The real power of networking is unleashed when network-based distributed objects communicate with minimal conflict. A networked system providing a single service facet as a whole has a lot of distributed objects. Each object might share its state with other object or objects. These states might be orthogonal to each other or might be intrinsically intrusive. When they share the state, the updates can create some conflicts. Think of Google Docs as an example, where multiple authors can collaborate. Or think of it as an Amazon shopping cart that you and your loved ones share where one can add or delete some product simultaneously the other is adding or deleting a product. There is another example of Amazon, where a single cart is replicated across many servers. As the user adds or deletes products from the card, these update can land on different replicas of the same cart. How would one synchronize those updates? CRDT offer an elegant solution to such problems.

Most the above-mentioned scenarios are tackled in the realm of distributed computing. There is a multitude of algorithms available to provide synchronization among these distributed objects. One such very promising way to achieve order in updates is Conflict-free Replicated Data Types. There are two types of CRDTs, one is called Convergent CRDT (CvDRT) and the other is called Commutative CRDT (CmRDT).

Convergent CRDTs allow to converge or merge the data on each replica with any other replica. The data on each update on a specific replica is timestamped, so that the converge routines can make decisions based on these timestamps. Commutative CRDTs follow the commutative rule of mathematics. So this type only focuses on the operations rather than the data in each replica. Only these operation are delivered to each replica rather than the data. These operational updates are small messages so it is promising in terms of I/O as well.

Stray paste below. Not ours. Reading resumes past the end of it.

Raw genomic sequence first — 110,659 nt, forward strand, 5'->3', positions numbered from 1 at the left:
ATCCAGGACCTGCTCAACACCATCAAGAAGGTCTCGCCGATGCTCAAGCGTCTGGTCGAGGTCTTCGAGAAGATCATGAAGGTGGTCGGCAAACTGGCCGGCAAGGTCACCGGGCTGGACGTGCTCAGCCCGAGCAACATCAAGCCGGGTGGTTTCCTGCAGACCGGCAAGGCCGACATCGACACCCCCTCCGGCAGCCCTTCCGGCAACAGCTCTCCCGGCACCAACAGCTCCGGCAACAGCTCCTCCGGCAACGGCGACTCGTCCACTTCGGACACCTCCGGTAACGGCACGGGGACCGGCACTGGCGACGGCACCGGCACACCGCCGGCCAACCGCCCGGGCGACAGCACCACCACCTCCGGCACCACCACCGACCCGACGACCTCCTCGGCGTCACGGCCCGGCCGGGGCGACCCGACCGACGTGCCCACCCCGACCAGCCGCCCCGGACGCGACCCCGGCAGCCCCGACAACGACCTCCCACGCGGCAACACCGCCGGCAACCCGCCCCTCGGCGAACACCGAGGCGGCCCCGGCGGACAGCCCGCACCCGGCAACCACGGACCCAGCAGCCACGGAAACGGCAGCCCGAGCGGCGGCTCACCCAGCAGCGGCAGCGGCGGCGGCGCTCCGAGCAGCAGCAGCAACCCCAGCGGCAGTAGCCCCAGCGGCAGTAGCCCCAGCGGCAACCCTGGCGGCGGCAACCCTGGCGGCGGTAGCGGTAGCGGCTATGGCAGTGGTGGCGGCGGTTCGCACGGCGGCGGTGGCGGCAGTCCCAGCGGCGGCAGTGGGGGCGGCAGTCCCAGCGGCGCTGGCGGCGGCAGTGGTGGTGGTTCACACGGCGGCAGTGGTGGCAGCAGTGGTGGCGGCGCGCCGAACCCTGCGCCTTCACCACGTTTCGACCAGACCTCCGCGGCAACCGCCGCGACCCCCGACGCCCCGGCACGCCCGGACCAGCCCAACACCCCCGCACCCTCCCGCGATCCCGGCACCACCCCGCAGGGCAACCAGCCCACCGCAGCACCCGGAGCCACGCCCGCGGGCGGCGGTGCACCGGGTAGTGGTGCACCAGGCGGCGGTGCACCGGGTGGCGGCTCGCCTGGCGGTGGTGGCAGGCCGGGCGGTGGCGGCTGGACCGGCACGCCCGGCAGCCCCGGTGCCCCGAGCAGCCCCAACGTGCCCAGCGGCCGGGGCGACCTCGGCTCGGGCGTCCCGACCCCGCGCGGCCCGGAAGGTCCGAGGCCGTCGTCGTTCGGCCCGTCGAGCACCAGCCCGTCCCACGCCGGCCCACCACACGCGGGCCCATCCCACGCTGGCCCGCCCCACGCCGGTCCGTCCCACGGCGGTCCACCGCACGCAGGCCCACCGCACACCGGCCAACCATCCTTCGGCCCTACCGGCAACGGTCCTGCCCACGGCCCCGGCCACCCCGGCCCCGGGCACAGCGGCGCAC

There are many implementations of this datatype are now available e.g. in Java, AKKA, and Javascript. Their performance is getting better day by day.

There are other typical approaches to this problem as well. One such is Semantic Resolution. In the semantic resolution case, you take all the replicas and then perform checks on them in order to determine the fresh copy. In this approach, there is a lot of data overhead. Plus, semantic resolution takes into account the business interests of the business itself. Those might be different than serving the customer itself, e.g. maximizing the sales to hide e.g. the deletion conflicts among updates. So merging behaviour is not much of user-centric.

There are many types which are used in convergent only replication. One of them is Register. Register type allows you to do two operations on it. One is to set the register and the other is to get the value on the register. This register can be implemented using LWW (Last-Write-Wins) and Multi-Value. The CRDTs within the commutative approach are Counters, Sets, and Graphs. In counters we have Grow-only Counter, Positive-Negative Counter; in sets we have Grow-only set (only additions), 2P-set (Two-phase set which allows multiple additions and remove-once operations), and OR Set (Observed-Removed Set which allows multiple additions and removals); and graphs types use graph approach to add/remove updates (problematic so far).

If you want to learn more then you can see this tech report.